Job market continues to crumble
Jason DiMatteo uses a phone at the Marin Employment Connection to call about a job listing in San Rafael, Calif.
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Bob Moon: And on the other hand, as we mentioned, you can trace that crumbling job market back even further than last month.
The Labor Department also revised its reading for the month of May, adding an extra 13,000 lost jobs to that tally, which means we've lost 124,000 jobs over the past eight weeks.
Nariman Behrevesh is chief economist at Global Insight in Lexington, Massachusetts.
Nariman Behrevesh: I think we are not done with the bad news. In fact, we think the jobs picture will continue to worsen for awhile. For example, we think the unemployment rate will certainly head to 6 percent, maybe even a little higher, in the next six months, so we're not done yet.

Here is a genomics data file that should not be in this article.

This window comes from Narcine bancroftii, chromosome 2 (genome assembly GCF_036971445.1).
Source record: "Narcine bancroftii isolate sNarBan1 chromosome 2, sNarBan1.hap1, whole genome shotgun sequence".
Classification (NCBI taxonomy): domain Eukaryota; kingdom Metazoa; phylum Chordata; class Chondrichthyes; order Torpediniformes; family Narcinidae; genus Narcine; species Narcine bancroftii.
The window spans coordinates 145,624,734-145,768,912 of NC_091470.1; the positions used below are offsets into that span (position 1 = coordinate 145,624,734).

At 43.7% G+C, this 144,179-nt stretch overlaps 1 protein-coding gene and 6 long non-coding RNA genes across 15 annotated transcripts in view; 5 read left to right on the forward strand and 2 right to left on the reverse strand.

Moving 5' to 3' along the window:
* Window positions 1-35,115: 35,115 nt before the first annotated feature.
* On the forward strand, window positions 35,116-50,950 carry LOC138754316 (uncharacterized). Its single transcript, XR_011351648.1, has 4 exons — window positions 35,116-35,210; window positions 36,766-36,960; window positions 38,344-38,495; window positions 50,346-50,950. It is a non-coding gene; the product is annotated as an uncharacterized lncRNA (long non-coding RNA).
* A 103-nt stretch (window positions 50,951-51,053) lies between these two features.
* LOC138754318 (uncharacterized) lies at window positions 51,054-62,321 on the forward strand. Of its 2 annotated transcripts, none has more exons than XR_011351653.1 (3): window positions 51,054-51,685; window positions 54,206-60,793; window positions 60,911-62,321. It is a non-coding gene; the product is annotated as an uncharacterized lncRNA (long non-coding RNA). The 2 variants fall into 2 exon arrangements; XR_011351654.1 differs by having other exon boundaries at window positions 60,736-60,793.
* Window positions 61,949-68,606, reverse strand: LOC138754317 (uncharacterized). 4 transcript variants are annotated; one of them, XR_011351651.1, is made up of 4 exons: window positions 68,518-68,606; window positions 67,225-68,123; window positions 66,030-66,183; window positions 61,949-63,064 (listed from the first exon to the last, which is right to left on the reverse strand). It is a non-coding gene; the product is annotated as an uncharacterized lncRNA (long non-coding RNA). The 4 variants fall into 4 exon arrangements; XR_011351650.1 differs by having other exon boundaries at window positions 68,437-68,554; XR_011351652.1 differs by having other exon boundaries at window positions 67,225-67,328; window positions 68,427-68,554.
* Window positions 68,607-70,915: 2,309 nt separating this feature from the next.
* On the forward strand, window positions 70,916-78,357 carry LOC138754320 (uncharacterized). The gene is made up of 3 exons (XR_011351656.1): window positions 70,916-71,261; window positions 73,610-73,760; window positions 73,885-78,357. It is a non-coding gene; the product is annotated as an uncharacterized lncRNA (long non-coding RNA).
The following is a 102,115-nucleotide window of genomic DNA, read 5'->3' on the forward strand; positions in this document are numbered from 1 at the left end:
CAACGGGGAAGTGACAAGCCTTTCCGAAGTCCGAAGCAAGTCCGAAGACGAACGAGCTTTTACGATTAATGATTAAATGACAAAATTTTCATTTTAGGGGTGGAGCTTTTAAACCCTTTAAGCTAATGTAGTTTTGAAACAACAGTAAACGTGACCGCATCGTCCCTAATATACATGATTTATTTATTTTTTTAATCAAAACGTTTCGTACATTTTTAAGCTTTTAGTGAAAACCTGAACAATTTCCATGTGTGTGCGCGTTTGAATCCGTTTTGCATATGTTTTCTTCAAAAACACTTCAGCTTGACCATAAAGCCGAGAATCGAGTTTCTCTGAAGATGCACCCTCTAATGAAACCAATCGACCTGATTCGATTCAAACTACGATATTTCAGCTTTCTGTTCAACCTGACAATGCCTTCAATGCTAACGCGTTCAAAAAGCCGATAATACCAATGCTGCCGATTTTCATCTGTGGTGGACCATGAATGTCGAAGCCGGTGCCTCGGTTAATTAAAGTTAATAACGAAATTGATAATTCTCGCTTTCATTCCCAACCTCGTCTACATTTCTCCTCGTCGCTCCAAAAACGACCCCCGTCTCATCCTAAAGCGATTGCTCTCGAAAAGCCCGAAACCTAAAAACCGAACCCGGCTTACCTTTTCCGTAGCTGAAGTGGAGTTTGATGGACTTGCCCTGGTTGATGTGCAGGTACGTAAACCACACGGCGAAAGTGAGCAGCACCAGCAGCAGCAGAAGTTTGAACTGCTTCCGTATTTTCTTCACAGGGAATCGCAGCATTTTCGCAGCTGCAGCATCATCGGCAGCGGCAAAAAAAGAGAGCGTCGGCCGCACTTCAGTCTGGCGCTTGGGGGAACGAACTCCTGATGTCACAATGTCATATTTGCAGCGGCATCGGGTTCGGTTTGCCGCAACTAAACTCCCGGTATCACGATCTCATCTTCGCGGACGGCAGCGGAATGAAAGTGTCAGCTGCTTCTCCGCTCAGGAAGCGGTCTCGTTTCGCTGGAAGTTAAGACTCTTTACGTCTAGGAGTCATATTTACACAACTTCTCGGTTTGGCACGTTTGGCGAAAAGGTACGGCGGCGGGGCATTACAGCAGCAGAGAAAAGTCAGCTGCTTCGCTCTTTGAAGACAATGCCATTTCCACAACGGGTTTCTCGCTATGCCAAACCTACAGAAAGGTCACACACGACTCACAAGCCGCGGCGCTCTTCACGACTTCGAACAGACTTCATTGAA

And Behrevesh worries that this puts an even tighter squeeze on our spending.
Behrevesh: Consumers are facing at least four bits of bad news. One is certainly shrinking jobs. The other, of course, is gasoline prices, very high gasoline prices. And then you've got the stock market that's struggling and then on top of that house prices are dropping in most markets. So this is not a good time for consumers and they are predictably in a very bad mood.
Did he mention oil prices? Up to almost $146 dollars a barrel today, more than 50 percent since the year began.